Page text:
Foster carers in Northamptonshire have praised the support provided by Northamptonshire County Council.
A recent Ofsted report on the county’s fostering services found that foster carers in the county feel their views are valued by the council and foster carers and children feel supported.
Now, Northamptonshire foster carers are backing a campaign to encourage more local people to help the council to take care of vulnerable children in their area.
Foster carer Paul and his wife Wendy have been foster carers for four years and in that time have looked after seven children. Paul says: “We love being foster carers and I’d definitely encourage anyone thinking of becoming a foster carer to approach the council rather than an independent agency because there’s so much support available to carers.
“Ultimately it is a team effort. We’re the part of a team at the coal face but there are lots of people supporting us behind the scenes. As well as the formal support of our social care team, there’s a foster buddy scheme for new recruits and a dedicated support group for male foster carers.”
As well as taking part in the buddy scheme to support new foster carers, Paul attends open evenings for prospective carers. Paul said: “I’m happy to give my time to support those activities because there is such a need for more carers especially for siblings. The more carers we have in the county, the easier it will be to keep brothers and sisters together as a family.”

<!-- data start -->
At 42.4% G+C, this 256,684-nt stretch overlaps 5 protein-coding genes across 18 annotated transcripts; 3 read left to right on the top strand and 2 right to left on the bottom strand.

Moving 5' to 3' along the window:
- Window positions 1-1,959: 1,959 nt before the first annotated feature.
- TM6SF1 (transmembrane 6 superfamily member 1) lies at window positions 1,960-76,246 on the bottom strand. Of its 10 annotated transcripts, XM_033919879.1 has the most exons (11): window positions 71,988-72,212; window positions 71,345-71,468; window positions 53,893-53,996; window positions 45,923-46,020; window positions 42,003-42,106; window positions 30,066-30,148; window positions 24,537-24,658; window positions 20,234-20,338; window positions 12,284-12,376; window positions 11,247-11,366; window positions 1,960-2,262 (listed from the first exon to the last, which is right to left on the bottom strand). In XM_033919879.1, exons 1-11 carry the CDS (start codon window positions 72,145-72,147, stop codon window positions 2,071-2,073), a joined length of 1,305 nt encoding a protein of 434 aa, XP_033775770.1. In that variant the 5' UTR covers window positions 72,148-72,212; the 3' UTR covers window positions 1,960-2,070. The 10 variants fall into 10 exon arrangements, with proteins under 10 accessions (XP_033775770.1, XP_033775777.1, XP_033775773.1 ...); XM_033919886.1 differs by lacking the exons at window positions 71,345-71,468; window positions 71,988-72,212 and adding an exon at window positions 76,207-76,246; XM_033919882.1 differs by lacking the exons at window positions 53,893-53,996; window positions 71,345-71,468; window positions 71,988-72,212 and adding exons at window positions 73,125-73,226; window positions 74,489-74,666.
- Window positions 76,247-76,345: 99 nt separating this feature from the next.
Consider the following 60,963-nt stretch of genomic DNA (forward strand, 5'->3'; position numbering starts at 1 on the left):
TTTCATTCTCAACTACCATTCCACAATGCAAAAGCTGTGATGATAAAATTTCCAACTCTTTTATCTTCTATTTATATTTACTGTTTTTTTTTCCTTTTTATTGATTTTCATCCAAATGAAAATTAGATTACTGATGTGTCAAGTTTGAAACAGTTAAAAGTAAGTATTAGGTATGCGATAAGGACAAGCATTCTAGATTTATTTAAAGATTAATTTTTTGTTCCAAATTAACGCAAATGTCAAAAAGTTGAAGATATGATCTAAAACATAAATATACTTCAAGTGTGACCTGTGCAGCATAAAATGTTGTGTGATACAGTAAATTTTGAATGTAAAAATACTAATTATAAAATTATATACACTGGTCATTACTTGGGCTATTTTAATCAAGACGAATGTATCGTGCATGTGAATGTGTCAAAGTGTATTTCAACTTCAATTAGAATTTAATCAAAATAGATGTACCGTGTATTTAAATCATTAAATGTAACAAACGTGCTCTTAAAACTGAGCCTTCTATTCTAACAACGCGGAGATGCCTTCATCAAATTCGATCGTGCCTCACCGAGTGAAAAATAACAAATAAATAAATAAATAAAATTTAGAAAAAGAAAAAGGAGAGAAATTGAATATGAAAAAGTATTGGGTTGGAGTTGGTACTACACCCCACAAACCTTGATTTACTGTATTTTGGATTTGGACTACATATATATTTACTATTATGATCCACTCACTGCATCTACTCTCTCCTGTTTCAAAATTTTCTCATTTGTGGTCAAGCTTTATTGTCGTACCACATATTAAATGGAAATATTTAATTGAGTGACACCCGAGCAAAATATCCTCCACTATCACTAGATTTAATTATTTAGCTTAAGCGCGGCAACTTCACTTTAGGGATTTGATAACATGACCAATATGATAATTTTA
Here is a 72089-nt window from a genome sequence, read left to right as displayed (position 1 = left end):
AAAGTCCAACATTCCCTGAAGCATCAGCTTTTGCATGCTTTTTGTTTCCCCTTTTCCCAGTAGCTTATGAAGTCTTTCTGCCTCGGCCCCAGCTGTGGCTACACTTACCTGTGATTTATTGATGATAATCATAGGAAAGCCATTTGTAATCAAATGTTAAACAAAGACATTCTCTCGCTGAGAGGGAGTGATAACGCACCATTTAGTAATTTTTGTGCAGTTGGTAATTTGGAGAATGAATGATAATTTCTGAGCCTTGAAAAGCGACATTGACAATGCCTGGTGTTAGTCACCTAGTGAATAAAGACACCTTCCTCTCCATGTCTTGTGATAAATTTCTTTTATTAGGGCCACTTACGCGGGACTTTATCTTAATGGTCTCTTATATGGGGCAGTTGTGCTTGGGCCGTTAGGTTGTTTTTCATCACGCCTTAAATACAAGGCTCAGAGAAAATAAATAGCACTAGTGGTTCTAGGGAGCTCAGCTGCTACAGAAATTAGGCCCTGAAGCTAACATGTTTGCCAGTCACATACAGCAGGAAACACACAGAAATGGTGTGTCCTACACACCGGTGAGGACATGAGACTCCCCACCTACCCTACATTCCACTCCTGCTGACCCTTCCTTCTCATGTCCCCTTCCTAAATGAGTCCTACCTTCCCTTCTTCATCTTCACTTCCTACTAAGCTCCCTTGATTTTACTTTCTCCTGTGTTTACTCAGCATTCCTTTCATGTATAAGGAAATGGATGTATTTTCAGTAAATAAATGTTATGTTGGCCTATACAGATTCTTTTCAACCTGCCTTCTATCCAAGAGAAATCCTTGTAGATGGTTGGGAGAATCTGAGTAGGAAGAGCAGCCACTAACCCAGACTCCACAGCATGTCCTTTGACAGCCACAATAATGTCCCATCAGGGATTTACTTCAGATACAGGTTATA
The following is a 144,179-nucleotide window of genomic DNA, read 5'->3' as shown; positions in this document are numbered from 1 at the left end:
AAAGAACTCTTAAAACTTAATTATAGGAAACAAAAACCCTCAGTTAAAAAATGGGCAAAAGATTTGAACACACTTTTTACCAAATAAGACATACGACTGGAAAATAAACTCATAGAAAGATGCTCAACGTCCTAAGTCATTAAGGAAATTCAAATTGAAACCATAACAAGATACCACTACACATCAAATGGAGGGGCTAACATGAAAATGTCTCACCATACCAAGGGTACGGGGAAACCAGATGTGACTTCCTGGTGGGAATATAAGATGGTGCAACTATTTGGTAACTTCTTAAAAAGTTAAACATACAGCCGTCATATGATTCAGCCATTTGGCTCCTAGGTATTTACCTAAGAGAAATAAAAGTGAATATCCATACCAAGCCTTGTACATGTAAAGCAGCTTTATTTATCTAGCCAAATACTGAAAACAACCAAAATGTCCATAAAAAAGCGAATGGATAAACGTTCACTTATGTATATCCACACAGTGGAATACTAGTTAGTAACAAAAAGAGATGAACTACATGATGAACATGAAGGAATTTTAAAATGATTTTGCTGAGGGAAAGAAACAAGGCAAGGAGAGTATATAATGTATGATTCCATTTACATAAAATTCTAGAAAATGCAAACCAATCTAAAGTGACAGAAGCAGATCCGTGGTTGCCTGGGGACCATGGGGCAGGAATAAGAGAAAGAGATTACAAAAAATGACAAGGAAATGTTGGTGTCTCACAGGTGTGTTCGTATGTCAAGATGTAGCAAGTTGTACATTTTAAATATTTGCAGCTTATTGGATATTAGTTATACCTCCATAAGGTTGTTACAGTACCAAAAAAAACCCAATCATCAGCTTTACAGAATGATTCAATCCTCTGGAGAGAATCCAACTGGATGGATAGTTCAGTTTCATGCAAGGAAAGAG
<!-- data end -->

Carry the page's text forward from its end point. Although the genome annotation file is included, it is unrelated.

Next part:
This week, the council launches a campaign to recruit more foster carers to increase the changes of a child in care staying their local area and to avoid having to use expensive agency placements that could see them living away from their local community.
Colin Clement and his wife Jackie, who live in Irthlingborough, have been fostering older children for ten years. Colin is the chair of a support group set up specifically for the county’s male foster carers.
Colin said: “We became foster carers after seeing an advert for people to look after teenagers. We had time on our hands and space in our house so we contacted the council. Being a foster carer does change you. You gain as much from the experience as the children do. It’s a way of being part of your community and giving something back.
“At that time, male foster cares were somewhat sidelined so the support group is really valuable. It’s open to any male foster carer in the county. We have a mixture of formal meetings and social events which means there’s always an opportunity to talk to others about their experiences or to feed back to the council about any issues that arise.”
The Northamptonshire Male Foster Carers Group is recognised by the Fostering Network and earlier this year received an invitation to attend the Queens Jubilee Picnic at Buckingham Palace.
Foster carers are paid a weekly allowance and receive a full training package. A recent Ofsted report on the county’s fostering services found that foster carers in the county feel their views are valued by the council and foster carers and children feel supported.
For more information call the fostering recruitment line on 0300 126 1009 or visit www.fosterme.co.uk